I sat down to watch this Memorial Day game between the Mariners and the Baltimore Orioles expecting the bizarro Ichiro that has played in place of the eponymous protagonist of this series for the last few weeks; a shadow player unable to scratch out hits and stumbling to a .163 batting average in the last 14 days. Ichiro, mired in a slump that even his singles-oriented style hasn’t busted yet, has had the worst month of his career. Geoff Baker at the Seattle Times suggested a one-game sit for Ichiro to shake him loose. Unconvinced of his mediocrity, I watched to see if the great man had indeed been normalized. I was deprived of such a vision, but I was not disappointed.
1. In his first at bat, on that sunny day in Seattle, Ichiro took four or five fastballs from Jake Arrieta, then pulled one of them–way low and in with three balls, an obvious fourth–into right field along the ground between the first and second basemen. Close on the heels of this immediately uncharacteristic success, Ichiro stole second base and made it to third when the catcher chucked it away, providing additional evidence that, for one, speed don’t slump, and that, for two, you’ve got to get on base to steal. Thirdly, working with the postulate that you don’t have to hit home runs to score with speed, Ichiro scored easily on a Brendan Ryan ground ball out.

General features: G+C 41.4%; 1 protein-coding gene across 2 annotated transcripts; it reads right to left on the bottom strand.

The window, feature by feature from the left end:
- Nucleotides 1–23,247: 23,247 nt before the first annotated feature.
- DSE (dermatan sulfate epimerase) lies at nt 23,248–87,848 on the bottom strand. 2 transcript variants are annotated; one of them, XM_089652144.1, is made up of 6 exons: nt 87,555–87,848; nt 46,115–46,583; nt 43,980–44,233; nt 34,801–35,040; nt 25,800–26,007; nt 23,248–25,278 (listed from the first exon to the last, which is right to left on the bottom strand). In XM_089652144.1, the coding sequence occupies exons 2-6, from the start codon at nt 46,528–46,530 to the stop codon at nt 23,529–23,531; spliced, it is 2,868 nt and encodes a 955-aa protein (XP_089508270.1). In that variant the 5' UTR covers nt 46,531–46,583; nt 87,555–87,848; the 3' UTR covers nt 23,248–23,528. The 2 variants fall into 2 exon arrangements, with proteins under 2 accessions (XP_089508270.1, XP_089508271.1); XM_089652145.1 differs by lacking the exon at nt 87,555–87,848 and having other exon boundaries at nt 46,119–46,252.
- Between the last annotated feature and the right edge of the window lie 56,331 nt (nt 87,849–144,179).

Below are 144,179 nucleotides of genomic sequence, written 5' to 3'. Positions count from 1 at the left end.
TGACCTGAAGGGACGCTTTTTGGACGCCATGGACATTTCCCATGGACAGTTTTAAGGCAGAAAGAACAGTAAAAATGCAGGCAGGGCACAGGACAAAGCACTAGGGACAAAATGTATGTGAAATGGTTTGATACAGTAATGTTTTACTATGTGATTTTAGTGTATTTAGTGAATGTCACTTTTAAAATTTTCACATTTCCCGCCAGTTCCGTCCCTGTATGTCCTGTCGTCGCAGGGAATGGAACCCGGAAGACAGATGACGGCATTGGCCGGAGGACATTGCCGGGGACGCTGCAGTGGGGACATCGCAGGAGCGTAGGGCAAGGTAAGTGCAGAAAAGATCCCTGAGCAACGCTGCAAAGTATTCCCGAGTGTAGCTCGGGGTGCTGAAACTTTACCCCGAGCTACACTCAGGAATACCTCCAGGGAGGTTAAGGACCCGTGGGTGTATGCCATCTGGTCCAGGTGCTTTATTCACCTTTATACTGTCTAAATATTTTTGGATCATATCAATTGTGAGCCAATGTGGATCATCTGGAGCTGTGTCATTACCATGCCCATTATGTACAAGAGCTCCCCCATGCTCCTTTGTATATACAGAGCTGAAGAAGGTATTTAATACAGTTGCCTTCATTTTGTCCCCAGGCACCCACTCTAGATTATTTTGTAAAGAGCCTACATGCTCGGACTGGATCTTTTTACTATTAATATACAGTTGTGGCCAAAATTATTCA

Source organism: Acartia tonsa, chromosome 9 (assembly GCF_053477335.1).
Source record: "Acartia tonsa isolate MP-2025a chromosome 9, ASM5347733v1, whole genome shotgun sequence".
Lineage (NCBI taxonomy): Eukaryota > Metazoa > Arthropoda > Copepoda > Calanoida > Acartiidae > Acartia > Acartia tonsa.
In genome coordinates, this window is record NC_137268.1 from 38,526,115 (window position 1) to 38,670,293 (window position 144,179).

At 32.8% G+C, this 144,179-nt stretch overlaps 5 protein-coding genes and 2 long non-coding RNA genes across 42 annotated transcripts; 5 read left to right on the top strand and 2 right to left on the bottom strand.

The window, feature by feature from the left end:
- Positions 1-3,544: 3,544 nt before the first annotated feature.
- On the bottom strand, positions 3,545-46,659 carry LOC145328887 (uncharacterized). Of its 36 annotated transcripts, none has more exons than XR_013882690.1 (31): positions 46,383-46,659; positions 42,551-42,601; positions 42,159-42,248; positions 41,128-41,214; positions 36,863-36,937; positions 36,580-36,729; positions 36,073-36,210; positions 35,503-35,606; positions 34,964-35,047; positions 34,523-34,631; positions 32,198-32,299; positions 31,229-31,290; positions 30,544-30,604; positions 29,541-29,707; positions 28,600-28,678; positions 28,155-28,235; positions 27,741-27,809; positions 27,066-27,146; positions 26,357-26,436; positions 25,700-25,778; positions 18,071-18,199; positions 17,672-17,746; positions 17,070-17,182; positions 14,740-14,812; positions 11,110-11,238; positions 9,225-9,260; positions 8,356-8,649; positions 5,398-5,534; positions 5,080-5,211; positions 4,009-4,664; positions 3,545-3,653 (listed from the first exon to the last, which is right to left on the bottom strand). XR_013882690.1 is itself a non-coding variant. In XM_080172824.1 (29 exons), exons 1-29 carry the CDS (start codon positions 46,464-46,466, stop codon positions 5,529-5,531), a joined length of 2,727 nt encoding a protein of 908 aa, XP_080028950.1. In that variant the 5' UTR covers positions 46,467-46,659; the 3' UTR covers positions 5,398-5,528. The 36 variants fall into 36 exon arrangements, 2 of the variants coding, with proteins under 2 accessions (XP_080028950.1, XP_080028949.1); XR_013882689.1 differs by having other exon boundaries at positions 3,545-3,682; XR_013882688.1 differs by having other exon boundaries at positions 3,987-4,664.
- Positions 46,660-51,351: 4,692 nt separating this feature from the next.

2. His second time up, hitting with a 2-1 lead, Ichiro rapped a first pitch fastball straight back at Arrieta, sending the ball glancing off of the pitcher’s shin and into foul territory between first base and home, where it rolled to a stop, out of reach of the first baseman while Ichiro trotted through first base easily. This is the real Ichiro, not bizarro Ichiro, the expert at sending grounders into the infield like a firecracker into a sandpit, that spin and dance out of the arm’s reach like pinballs. Today, through two hitters, I’ve seen no incapable doppelgangers or waxy bobblehead dolls. Just Ichiro.
3. Ichiro took a hard sinker on the inside corner for a strike just before watching the hapless Michael Saunders get pegged out at second base on a steal attempt. The failed steal sucked the life out of the at bat, and Ichiro hit a soft liner to second base for the out.
4. Against young reliever Pedro Viola, who uses a roundhouse pitching wind-up that could’ve been orchestrated by Frank Viola, Ichiro showed bunt a little, took a few pitches and worked the count to 2-1 before lofting a fastball to center field. He should have hit it harder, but the team already held the lead and the Mariners closed out another one, to rise a game above .500. A .500 day for Ichiro on a .500 team. That’s the Ichiro I know, if not the team.
Sidenote: I just discovered Super Ichiro Crazy!, a site by Steve Mandich devoted to the life and career of Henry Kissinger. No, no, it’s an Ichiro site! Check it out, you’ll find lots of great images and information about Ichiro over the years, well pre-dating my own small obsession.